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This article in SSSAJ

  1. Vol. 45 No. 2, p. 423-427
     
    Received: Jan 17, 1980
    Published: Mar, 1981


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doi:10.2136/sssaj1981.03615995004500020037x

Soil Moisture Use by Mixed Conifer Forest in a Summer-Dry Climate1

  1. Rodney J. Arkley2

Abstract

Abstract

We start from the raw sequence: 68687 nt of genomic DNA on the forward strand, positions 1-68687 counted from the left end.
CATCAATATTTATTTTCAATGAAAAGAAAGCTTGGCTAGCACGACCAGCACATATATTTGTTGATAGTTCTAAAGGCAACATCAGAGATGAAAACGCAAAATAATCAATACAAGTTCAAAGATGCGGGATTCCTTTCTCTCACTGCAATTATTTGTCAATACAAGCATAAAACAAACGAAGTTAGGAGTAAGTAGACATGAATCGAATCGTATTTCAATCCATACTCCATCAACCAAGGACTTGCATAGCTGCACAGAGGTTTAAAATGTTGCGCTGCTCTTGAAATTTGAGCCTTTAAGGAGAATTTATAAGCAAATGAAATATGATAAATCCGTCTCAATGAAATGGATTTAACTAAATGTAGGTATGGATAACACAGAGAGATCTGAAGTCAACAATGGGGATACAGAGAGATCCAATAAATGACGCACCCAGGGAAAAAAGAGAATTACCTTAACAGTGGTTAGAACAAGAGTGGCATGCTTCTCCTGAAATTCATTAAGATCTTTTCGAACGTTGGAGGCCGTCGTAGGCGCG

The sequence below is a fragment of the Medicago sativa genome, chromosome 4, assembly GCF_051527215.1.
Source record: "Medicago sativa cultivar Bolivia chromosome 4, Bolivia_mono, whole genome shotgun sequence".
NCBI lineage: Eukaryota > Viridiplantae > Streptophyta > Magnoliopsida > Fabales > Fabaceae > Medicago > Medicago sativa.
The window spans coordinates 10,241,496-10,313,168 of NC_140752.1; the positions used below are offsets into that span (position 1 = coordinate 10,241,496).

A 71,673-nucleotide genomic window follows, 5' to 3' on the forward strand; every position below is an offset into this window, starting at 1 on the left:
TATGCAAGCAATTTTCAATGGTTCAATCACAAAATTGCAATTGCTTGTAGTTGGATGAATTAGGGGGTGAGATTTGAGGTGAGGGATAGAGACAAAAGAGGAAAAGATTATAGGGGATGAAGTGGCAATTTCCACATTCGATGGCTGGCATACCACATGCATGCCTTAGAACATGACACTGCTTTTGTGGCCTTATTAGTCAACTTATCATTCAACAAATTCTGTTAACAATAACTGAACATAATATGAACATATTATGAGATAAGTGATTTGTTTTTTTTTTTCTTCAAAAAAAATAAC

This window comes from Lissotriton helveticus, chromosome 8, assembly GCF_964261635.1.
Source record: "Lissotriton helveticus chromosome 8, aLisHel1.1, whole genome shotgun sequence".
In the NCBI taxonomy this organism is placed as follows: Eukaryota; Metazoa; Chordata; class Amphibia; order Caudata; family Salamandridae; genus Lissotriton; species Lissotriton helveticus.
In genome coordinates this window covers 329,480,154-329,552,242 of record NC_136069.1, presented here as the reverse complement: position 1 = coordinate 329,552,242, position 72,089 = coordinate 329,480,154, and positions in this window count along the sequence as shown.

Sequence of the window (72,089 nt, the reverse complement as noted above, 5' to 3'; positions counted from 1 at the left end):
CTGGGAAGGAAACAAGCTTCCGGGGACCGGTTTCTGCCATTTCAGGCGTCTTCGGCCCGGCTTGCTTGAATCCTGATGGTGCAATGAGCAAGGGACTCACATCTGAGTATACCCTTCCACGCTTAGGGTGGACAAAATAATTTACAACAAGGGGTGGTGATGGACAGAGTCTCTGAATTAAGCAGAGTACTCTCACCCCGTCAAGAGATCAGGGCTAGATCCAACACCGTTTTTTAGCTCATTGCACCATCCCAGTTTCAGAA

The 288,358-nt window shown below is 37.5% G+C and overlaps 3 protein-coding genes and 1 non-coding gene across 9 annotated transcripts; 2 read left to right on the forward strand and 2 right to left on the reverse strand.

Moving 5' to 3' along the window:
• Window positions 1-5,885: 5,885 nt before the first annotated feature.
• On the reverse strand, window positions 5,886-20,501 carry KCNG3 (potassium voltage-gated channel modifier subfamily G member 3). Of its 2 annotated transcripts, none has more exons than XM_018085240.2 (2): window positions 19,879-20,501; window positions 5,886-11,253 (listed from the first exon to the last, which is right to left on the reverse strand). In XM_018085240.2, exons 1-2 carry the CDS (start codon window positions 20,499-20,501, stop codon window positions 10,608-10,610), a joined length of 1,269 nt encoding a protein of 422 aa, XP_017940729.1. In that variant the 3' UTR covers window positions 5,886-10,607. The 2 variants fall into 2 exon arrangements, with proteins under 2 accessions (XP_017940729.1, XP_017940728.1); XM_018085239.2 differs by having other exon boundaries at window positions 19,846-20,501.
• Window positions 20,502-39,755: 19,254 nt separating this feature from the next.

Soil moisture regimes under a mixed conifer forest were measured at 16 sites in the San Bernardino Mountains of southern California for 5 years. Soil moisture depletion was found to occur to depths of 274 cm from coarse loamy and sandy-skeletal soils and underlying decomposed granite. Available soil moisture storage ranged from 128 mm, where hard rock was encountered at 121 cm, to as high as 496 mm, where the underlying material was grus (strongly decomposed granitic rock). Water use (soil moisture depletion plus rainfall) during the growing season appeared equal to available moisture storage during long dry summers but was considerably increased in years with summer precipitation. The evidence suggests that water use by the trees extends to depths considerably deeper than the 274 cm sampled. The productivity and indeed the survival of the forest trees in this summer-dry climate appear to depend on moisture stored at considerable depth in fractured or decomposed rock. Tree use of such deep moisture may explain the relatively small runoff measured in southern California streams compared with that estimated by the water balance method.

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